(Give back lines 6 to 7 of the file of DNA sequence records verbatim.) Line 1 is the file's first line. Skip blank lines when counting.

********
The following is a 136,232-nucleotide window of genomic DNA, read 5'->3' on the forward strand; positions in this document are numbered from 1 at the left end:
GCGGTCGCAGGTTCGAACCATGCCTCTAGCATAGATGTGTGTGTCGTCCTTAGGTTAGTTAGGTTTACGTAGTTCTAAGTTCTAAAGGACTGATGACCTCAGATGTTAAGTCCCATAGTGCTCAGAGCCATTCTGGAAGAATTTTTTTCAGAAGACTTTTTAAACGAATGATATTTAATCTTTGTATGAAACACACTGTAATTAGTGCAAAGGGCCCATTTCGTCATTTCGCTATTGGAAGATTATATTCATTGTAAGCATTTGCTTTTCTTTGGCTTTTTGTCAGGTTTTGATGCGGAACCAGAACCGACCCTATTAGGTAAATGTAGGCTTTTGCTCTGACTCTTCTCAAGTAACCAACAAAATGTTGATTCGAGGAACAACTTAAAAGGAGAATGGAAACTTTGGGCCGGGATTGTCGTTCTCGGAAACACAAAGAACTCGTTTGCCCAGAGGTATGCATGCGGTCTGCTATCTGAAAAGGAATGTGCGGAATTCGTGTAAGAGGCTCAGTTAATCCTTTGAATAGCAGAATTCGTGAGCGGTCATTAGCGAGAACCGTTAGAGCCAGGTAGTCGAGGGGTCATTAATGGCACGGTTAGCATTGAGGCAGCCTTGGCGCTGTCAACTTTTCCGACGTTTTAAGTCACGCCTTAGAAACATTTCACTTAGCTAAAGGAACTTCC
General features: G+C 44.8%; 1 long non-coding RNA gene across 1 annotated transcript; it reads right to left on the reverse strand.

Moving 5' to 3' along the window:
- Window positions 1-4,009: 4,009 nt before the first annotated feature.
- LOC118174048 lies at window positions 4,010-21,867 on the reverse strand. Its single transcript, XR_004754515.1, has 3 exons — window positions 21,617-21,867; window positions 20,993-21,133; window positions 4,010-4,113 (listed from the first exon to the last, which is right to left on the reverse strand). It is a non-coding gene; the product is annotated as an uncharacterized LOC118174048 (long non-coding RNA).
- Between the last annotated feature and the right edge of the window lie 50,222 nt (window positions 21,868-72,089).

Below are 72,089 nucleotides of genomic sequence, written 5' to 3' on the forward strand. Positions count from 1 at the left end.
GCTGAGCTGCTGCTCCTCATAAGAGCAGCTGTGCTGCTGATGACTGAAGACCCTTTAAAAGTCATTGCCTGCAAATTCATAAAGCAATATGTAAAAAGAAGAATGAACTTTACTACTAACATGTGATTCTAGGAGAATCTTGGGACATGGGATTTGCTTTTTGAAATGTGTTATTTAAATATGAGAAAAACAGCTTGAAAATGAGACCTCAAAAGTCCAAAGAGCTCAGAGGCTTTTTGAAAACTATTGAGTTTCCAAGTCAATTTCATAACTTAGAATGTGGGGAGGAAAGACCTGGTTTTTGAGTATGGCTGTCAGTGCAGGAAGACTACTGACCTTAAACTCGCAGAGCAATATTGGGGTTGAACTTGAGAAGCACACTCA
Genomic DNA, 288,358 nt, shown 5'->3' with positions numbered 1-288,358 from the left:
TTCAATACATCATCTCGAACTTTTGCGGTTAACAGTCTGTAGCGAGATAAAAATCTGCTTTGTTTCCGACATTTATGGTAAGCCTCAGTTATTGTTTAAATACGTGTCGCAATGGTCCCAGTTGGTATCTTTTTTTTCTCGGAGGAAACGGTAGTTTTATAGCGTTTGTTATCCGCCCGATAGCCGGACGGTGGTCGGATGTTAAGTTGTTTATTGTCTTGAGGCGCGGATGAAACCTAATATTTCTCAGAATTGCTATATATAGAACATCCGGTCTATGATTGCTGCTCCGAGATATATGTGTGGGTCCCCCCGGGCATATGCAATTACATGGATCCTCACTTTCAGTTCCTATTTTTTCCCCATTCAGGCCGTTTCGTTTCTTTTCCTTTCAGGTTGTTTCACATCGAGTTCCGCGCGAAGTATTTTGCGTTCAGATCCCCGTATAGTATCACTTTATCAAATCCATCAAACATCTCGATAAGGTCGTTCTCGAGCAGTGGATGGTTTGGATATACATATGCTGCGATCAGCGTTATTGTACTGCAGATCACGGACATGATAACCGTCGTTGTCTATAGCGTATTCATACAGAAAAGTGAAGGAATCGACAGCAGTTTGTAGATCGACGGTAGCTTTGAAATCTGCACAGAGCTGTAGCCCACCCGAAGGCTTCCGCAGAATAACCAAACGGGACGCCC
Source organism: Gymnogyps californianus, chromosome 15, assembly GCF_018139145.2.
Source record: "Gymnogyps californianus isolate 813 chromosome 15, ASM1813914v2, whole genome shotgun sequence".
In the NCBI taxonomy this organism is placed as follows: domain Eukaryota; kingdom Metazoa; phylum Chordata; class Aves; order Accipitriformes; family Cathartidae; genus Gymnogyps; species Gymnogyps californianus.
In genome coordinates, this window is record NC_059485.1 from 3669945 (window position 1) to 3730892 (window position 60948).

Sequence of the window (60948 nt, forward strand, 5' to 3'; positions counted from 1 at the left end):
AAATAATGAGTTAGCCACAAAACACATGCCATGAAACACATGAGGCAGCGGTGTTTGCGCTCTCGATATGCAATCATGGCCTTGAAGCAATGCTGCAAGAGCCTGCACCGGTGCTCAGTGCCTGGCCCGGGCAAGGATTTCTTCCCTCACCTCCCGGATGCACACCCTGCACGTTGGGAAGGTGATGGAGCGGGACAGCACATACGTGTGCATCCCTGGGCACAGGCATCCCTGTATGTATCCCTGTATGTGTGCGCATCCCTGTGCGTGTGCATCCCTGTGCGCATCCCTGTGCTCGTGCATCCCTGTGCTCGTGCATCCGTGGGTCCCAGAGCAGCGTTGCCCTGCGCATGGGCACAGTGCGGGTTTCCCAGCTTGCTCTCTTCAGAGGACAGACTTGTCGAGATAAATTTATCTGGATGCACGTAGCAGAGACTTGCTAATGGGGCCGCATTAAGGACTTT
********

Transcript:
- LOC118174048 lies at window positions 4,010-21,867 on the reverse strand. Its single transcript, XR_004754515.1, has 3 exons — window positions 21,617-21,867; window positions 20,993-21,133; window positions 4,010-4,113 (listed from the first exon to the last, which is right to left on the reverse strand). It is a non-coding gene; the product is annotated as an uncharacterized LOC118174048 (long non-coding RNA).
- Between the last annotated feature and the right edge of the window lie 50,222 nt (window positions 21,868-72,089).